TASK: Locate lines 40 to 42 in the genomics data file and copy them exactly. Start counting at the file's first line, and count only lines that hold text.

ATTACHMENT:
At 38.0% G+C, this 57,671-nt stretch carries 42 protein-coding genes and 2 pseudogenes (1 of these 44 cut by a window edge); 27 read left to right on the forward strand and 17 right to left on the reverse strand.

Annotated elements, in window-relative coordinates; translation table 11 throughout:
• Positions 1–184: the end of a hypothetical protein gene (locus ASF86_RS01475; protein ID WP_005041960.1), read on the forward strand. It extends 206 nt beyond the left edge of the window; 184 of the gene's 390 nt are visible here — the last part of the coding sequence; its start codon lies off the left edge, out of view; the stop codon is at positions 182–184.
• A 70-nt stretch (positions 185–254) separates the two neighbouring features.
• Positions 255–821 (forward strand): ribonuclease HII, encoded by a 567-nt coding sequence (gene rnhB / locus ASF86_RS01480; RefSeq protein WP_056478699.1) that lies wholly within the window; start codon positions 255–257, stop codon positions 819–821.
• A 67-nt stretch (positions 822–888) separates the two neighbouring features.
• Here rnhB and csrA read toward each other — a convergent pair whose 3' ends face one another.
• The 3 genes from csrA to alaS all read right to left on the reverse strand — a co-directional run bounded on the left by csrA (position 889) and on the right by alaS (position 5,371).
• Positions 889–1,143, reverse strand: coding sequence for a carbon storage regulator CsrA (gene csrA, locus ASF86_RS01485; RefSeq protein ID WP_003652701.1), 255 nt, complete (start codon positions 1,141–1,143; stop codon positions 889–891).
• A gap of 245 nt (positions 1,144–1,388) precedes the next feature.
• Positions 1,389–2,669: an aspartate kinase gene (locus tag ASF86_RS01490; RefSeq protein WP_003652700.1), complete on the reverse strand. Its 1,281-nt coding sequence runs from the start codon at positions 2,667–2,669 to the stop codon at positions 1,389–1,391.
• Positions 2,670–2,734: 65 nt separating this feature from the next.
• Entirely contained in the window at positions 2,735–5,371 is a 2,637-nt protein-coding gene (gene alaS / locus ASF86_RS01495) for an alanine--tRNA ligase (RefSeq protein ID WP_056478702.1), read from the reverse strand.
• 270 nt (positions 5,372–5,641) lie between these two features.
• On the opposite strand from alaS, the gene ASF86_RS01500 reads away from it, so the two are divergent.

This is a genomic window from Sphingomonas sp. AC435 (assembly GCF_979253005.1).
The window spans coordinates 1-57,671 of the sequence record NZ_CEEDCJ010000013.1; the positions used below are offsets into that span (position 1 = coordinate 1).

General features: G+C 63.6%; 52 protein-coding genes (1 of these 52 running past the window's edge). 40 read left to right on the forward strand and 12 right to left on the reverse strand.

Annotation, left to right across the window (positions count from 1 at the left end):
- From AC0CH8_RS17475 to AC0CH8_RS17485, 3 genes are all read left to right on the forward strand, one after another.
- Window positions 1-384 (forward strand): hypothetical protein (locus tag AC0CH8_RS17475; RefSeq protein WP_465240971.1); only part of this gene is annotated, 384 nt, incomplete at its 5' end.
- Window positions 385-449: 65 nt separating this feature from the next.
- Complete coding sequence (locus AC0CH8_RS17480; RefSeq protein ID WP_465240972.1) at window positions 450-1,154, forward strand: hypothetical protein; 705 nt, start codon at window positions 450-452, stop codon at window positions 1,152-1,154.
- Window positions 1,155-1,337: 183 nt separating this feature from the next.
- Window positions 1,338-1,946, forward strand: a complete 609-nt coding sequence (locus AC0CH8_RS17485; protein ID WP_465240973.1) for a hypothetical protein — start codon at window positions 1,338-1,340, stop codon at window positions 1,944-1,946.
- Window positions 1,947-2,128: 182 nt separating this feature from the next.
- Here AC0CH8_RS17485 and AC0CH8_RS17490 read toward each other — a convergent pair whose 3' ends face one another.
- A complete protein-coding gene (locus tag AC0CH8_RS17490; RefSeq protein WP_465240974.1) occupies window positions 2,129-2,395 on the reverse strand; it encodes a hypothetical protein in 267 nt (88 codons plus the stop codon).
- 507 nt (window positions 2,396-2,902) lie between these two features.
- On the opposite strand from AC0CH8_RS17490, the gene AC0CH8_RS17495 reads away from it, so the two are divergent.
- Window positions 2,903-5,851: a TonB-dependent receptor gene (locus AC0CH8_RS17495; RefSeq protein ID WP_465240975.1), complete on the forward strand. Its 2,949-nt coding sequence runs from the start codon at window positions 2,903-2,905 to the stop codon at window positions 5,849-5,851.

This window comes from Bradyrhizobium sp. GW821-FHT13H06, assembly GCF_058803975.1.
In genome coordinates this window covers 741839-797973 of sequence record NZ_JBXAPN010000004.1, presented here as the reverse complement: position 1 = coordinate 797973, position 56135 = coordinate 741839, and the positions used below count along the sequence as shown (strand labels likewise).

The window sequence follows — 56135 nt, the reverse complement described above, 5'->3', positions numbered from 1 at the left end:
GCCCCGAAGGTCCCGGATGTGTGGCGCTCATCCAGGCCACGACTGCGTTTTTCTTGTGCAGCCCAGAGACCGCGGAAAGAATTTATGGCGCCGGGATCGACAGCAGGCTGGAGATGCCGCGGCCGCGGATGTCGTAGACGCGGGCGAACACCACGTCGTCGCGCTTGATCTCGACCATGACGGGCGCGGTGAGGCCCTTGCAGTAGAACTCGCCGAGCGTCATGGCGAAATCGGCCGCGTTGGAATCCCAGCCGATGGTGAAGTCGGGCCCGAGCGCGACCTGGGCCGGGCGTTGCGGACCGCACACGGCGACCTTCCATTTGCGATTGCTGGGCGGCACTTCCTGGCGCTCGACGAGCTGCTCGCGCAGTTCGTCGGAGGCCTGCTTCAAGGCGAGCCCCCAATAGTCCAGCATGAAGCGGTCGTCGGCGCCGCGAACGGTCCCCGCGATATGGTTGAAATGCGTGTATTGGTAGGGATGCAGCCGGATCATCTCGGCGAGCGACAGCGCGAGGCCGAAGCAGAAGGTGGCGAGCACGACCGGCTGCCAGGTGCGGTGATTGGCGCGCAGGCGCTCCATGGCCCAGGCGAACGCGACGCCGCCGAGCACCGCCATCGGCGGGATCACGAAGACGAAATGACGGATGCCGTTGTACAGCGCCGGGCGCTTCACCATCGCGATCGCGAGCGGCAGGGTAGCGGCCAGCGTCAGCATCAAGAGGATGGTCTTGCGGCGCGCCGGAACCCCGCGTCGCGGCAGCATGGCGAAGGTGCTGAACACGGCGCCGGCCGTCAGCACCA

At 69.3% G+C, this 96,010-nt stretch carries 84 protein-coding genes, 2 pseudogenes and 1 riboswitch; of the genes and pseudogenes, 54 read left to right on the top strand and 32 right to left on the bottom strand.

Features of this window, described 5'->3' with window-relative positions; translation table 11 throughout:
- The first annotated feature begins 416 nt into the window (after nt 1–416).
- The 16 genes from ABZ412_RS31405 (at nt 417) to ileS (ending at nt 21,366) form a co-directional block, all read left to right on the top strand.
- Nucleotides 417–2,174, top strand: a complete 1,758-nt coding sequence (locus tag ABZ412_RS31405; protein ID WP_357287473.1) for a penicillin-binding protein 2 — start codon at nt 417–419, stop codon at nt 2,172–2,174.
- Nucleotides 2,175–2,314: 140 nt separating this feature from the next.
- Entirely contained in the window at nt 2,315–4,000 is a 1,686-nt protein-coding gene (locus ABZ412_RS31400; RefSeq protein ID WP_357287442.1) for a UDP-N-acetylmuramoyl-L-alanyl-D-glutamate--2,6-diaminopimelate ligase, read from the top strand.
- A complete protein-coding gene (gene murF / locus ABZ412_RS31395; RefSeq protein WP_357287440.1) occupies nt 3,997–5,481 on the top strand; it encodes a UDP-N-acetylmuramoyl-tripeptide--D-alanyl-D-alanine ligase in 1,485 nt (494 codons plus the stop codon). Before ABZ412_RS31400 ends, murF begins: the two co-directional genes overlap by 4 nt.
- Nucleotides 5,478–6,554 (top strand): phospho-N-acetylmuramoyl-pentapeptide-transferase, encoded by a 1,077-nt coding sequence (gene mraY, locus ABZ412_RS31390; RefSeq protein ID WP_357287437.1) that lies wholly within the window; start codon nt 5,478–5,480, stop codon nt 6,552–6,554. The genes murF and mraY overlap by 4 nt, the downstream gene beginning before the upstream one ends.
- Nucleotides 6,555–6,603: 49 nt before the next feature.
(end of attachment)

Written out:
- Nucleotides 417–2,174, top strand: a complete 1,758-nt coding sequence (locus tag ABZ412_RS31405; protein ID WP_357287473.1) for a penicillin-binding protein 2 — start codon at nt 417–419, stop codon at nt 2,172–2,174.
- Nucleotides 2,175–2,314: 140 nt separating this feature from the next.
- Entirely contained in the window at nt 2,315–4,000 is a 1,686-nt protein-coding gene (locus ABZ412_RS31400; RefSeq protein ID WP_357287442.1) for a UDP-N-acetylmuramoyl-L-alanyl-D-glutamate--2,6-diaminopimelate ligase, read from the top strand.